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Macrophylla help please!!!

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Oct 7, 2020
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I have a tiny macrophylla seedling which, upon closer inspection, seems to be two separate plants really close together. Obviously if possible, I would like both plants to survive and grow. What would be my best strategy here?
  • separate now?
  • separate soon?
  • separate after a while????
  • don't separate because both might die, and see who survives? :apologetic: :blue:
  • something else?
  • there wouldn't be multiple growth points on a single plant of this size, right?
If one of the first three (yay!), best practice on undertaking the procedure? Reference photi show about 1 cm across.

Thanks a lot!!!!!!!

nmacrophylla.jpgnmacrophylla_circles.jpg
 
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I'd just leave it. At that size you're likely to destroy the whole plant if try and cut the second growth point off. Usually what happens in this situation is that one growth point will become dominant and the other get abandoned by the plant anyway.
 
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Is it a tissue culture plant or seed grown seedlings? It matters for if separation is possible.

Seed grown, thanks!!

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I'd just leave it. At that size you're likely to destroy the whole plant if try and cut the second growth point off. Usually what happens in this situation is that one growth point will become dominant and the other get abandoned by the plant anyway.

So you think we're looking at a single plant with multiple growth points? I wasn't aware that would happen for a plant at this stage. My assumption is that they're two germinated seeds that were very close to one another. I agree it should be left alone if a single plant. But if 2 plants (unless you feel pretty sure it's not), still the same recommendation?
 

thez_yo

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Seed grown, thanks!!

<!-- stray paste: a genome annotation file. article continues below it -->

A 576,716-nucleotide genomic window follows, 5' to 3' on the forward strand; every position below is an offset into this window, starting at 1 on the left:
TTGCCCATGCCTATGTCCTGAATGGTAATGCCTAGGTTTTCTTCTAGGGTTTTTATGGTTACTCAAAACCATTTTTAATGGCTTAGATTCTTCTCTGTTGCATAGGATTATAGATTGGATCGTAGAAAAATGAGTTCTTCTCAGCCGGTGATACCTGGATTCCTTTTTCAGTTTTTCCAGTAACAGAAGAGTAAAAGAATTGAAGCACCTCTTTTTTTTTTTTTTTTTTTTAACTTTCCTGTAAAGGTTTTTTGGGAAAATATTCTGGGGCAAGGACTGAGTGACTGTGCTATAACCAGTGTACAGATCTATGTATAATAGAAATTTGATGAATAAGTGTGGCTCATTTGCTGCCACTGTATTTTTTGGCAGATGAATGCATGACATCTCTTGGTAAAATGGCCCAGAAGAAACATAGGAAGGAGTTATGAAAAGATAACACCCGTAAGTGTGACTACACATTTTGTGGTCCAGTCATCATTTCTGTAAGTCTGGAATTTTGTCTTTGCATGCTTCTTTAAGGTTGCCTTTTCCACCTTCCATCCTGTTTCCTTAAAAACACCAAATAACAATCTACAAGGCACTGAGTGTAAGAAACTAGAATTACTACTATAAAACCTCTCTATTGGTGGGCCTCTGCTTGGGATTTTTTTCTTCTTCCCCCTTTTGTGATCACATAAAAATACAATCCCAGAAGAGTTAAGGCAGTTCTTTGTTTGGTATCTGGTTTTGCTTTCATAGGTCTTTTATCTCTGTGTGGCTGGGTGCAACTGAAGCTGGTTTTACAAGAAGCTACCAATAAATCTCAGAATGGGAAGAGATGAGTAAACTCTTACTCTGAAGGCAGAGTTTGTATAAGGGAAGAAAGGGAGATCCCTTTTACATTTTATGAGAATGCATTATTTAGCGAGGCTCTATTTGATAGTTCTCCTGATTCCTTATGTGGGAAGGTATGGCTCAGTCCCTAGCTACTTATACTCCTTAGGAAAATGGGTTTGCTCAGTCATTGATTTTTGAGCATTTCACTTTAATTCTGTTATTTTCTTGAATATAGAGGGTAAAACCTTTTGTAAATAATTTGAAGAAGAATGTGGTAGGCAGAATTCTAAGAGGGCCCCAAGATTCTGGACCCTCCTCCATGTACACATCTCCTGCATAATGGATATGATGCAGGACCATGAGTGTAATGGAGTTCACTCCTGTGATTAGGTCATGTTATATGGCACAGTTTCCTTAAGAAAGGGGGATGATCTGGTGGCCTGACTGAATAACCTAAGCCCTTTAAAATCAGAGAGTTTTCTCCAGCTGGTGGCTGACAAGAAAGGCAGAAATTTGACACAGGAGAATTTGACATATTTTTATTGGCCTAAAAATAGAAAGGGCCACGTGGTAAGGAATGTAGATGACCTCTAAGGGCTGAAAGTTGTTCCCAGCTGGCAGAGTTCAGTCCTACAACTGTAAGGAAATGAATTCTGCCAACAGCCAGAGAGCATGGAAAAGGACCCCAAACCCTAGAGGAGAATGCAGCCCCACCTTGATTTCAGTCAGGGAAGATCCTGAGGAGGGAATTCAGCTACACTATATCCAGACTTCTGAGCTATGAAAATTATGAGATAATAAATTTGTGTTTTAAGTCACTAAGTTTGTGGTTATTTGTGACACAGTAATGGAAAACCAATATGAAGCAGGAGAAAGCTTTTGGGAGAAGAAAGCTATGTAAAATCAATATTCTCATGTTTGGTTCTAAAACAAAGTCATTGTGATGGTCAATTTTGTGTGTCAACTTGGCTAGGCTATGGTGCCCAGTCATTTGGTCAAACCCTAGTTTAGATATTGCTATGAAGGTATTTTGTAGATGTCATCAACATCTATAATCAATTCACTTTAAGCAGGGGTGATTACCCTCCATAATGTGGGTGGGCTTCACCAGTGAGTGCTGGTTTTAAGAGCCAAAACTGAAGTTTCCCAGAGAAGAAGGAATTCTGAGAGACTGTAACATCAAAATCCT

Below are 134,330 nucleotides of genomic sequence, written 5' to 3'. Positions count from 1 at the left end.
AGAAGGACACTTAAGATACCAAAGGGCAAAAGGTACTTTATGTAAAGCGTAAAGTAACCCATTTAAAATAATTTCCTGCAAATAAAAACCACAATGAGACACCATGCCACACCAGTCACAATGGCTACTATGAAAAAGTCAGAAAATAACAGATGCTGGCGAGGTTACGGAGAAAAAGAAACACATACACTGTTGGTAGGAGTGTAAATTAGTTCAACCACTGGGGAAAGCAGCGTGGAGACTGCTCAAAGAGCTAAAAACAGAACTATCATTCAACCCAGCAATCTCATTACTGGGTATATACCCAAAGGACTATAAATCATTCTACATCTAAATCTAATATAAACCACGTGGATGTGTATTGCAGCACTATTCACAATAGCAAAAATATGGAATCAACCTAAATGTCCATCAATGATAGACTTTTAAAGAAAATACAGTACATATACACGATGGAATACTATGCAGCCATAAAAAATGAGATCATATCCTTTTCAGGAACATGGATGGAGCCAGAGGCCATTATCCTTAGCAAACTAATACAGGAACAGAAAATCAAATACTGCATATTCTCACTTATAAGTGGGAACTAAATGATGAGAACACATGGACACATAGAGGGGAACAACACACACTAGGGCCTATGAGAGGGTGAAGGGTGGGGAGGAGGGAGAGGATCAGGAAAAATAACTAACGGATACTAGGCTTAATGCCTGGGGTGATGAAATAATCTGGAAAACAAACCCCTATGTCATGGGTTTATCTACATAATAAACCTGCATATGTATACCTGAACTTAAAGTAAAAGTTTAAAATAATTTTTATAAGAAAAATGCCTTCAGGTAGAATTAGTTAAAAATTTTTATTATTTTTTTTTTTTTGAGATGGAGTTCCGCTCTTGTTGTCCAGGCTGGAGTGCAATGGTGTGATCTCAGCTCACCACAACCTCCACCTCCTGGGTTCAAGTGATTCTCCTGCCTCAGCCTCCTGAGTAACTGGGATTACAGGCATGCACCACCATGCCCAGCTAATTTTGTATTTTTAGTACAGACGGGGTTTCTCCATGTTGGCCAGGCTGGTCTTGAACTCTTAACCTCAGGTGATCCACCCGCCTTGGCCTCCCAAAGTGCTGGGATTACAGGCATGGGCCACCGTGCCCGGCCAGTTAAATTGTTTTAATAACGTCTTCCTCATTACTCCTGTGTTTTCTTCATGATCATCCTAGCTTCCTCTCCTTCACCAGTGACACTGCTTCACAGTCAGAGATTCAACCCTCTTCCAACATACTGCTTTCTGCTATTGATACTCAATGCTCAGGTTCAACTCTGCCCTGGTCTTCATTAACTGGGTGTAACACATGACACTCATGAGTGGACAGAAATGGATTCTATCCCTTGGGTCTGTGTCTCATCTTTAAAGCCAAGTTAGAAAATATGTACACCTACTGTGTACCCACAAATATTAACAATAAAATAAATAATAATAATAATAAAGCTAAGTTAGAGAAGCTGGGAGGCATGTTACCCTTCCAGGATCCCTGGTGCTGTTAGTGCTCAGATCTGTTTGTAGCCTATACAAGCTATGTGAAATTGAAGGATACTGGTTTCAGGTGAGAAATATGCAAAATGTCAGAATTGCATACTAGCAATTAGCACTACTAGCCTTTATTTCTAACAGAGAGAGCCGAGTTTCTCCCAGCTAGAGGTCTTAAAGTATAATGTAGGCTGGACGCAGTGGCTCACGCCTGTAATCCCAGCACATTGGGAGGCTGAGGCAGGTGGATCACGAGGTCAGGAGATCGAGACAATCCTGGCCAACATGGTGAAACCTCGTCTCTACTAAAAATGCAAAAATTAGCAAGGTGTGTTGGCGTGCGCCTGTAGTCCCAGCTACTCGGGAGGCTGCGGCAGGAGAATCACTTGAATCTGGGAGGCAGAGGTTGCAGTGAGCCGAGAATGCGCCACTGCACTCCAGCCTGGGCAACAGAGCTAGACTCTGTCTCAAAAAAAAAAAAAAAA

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So you think we're looking at a single plant with multiple growth points? I wasn't aware that would happen for a plant at this stage. My assumption is that they're two germinated seeds that were very close to one another. I agree it should be left alone if a single plant. But if 2 plants (unless you feel pretty sure it's not), still the same recommendation?

So if it was TC I'd be 99% sure it's a double-headed plant and separation would be a bad idea pretty much ever. Since it's seedgrown, I would let them grow for a while longer for the reasons GreyMoss listed because right now they're extremely fragile. After they grow out though, it might be two plants from two seeds so presumably a very delicate and deliberate operation with good lighting and tweezers might get them separated with minimal damage.
 
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So if it was TC I'd be 99% sure it's a double-headed plant and separation would be a bad idea pretty much ever. Since it's seedgrown, I would let them grow for a while longer for the reasons GreyMoss listed because right now they're extremely fragile. After they grow out though, it might be two plants from two seeds so presumably a very delicate and deliberate operation with good lighting and tweezers might get them separated with minimal damage.

I suspected as much. If it were you, at how big would you let them get before digging them up? As a FYI, repotting is inevitable at some point because there is a 3rd seedling in the same container, albeit at a safe enough distance apart that it can grow for a while with no worries.
 

thez_yo

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I suspected as much. If it were you, at how big would you let them get before digging them up? As a FYI, repotting is inevitable at some point because there is a 3rd seedling in the same container, albeit at a safe enough distance apart that it can grow for a while with no worries.

The more I touch my plants the more I break :lol:. So based on that I'd wait til they're a good 3-4" across to really attempt it hoping they'd have substantial multiple roots by then so in case I broke some of them, they'd still have some left.

My process when I have to untangle roots is to soak the whole plant roots and all in RO. Gently swirl it around and remove the substrate from the roots very carefully with my fingers on a day where my hands are particularly steady, and repeat until I can easily and cleanly fish the plant out of the water. I wouldn't try that with little seedlings because the leaves are just too delicate and the roots too small. Most other people would use tweezers like when separating out plants that are in jelly in TC, but somehow I personally end up having more accidents with the plants with tools in hand.
 
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...because the leaves are just too delicate and the roots too small...
I read that macrophylla can be quite 'woody'. I wouldn't know because these are the first I've had. I wonder if that trait will be beneficial for the eventual transplant.
 
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